EDITOR’S NOTE: The following is a letter sent last week to Gov. Andrew Cuomo by members of the New York Assembly Minority Conference, led by Pulaski’s Will Barclay.

Dear Governor Cuomo,

Our state’s successful recovery from the devastating impacts of the COVID-19 pandemic depends on how quickly we transition from a state of near total lockdown to a fully functioning and vibrant economy. One sector that has been deemed necessary from day one, construction related to essential infrastructure, is key to this success. However, $743 million in local infrastructure construction and maintenance projects are on hold due to inaction by the state.

We appreciate your recent statements about the importance of infrastructure investment as a critical and effective way to help restart and stimulate our economy and get people back to work. At your briefing you said: “There is no better time to build than right now. You need to start the economy, you need to create jobs, and you need to renew and repair this country’s economy and infrastructure. Now is the time to do it.” We could not agree more. And while your remarks thus far have focused on larger, regionally significant downstate tunnels and mass transit needs, we are confident that you fully recognize the importance of local transportation infrastructure projects to the vitality of so many upstate, rural economies, and to the statewide transportation system as a whole.

Our Assembly Minority Conference and other legislative colleagues worked together with you this year to enact a fully committed and dedicated plan to invest in the local transportation infrastructure network through vital programs like CHIPS, PAVE-NY, BRIDGE-NY, and Extreme Winter Recovery. However, the ability to sustain the level of vital local highway and bridge projects necessary for a safe and functioning system and economic recovery is in doubt, as the state has not yet officially announced funding availability.

We are urging you now to provide the official funding distribution runs and authorizations for these local transportation programs that are necessary for many municipalities to move forward with critical road, bridge, and culvert work.

As the lockdowns are finally eased and the reopening begins, our counties, towns, cities, and villages find themselves frustrated. Many counties have lost nearly 25 percent of their sales tax revenues and all municipalities are financially constrained by the economic downturn. Not having a clear commitment from the state that expenditures for local road and bridge projects will be fully reimbursed has put the brakes on projects, resulting in cuts to highway department crews and personnel. Some departments are at 50 percent staffing, some less. There are localities that have justifiably halted public road maintenance and rehabilitation altogether due to the uncertainty of state reimbursement. And we are told that some federal aid projects are in jeopardy due to the inability of counties to secure the required local funding match.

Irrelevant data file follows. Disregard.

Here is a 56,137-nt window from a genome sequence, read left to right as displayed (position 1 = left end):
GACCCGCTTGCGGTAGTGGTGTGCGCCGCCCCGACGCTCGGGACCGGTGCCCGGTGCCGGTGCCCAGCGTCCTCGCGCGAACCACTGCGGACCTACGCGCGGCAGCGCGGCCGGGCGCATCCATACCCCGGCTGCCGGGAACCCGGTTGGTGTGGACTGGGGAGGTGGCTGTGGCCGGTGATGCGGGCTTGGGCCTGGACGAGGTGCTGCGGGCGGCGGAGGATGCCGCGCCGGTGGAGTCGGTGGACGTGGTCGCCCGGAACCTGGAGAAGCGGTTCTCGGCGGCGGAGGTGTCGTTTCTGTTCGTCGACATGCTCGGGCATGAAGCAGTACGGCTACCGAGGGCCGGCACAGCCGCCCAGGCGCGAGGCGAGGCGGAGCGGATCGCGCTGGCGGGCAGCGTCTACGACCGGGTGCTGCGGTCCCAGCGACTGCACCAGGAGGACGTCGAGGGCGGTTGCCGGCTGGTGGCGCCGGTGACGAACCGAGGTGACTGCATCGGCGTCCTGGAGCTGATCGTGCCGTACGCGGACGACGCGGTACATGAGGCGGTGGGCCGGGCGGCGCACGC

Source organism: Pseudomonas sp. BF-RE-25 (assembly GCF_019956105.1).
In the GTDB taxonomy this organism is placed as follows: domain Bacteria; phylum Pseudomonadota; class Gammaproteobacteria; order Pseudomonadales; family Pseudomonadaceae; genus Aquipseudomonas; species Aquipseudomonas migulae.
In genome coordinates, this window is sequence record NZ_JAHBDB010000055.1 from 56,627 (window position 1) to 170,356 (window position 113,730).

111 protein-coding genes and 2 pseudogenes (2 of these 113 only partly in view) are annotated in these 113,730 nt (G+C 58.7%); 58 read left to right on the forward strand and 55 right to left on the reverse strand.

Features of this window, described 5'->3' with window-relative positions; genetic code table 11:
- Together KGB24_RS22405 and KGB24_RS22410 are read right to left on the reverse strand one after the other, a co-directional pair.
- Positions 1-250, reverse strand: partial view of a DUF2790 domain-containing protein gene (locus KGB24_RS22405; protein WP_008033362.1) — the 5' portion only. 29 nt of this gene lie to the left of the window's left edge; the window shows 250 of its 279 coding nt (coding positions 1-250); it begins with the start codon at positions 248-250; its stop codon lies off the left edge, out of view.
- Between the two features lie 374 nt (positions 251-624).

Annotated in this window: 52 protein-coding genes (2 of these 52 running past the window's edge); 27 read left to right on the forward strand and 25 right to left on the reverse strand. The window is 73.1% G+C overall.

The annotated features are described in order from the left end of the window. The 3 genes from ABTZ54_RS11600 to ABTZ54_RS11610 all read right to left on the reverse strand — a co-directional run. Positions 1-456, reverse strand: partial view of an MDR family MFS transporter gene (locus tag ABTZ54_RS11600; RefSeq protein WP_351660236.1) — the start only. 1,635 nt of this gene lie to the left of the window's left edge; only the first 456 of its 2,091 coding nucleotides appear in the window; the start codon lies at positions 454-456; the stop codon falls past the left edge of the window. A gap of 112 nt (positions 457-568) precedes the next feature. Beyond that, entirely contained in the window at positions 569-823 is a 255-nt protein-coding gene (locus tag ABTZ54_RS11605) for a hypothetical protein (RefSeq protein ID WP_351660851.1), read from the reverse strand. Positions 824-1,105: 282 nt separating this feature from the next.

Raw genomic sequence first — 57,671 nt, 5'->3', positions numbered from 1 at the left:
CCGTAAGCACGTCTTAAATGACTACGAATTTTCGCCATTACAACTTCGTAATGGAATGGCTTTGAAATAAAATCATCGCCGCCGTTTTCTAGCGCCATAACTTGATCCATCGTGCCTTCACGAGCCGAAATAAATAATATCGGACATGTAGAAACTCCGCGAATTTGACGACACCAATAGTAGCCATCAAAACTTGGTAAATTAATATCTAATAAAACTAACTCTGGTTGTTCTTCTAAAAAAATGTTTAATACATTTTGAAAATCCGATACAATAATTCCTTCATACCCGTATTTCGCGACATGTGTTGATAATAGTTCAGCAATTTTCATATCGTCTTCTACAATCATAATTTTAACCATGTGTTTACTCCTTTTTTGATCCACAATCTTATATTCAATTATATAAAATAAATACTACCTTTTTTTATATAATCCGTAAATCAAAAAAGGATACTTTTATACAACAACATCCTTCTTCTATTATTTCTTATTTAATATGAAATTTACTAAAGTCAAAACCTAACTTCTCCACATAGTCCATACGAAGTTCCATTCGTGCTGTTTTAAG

The continued viability of local consulting and engineering firms, equipment dealers, materials suppliers, and other businesses, many that are minority and women owned firms, are dependent in large measure on payments for municipal work through these state aided transportation programs. Without this work, these local and vital partners in the construction supply chain will be strained, many to the financial breaking point. And we know that behind all these entities are individuals and families struggling to get by. Green-lighting this funding will help these businesses that make up the highway construction industry to play a significant role in the economic recovery of our communities and the state as a whole.

We see the crews active on the state’s highways, bridges, and Thruway system. We know you have noted the reduction in traffic volume as a prime time to do this work while improving the safety of the state workers and contractors in and around these job sites. We are urging you to have the same consideration for our local crews and upstate and rural communities.

It is now the beginning of June; we’ve lost at least two months of the construction season, a window that is already short due to the Northeast climate and weather events. The funding is in place; highway departments need to ramp up to 100 percent. We need to jumpstart the local economies before some upstate communities pass the point of viability.

Please direct the Department of Transportation to release the local transportation allocations, issue the CHIPS authorization letters to municipalities, and commit to full reimbursements under these programs without further delay.

Thank you for your immediate attention to this matter.


Will Barclay

Assembly Minority leader

On behalf of the Assembly Minority Conference

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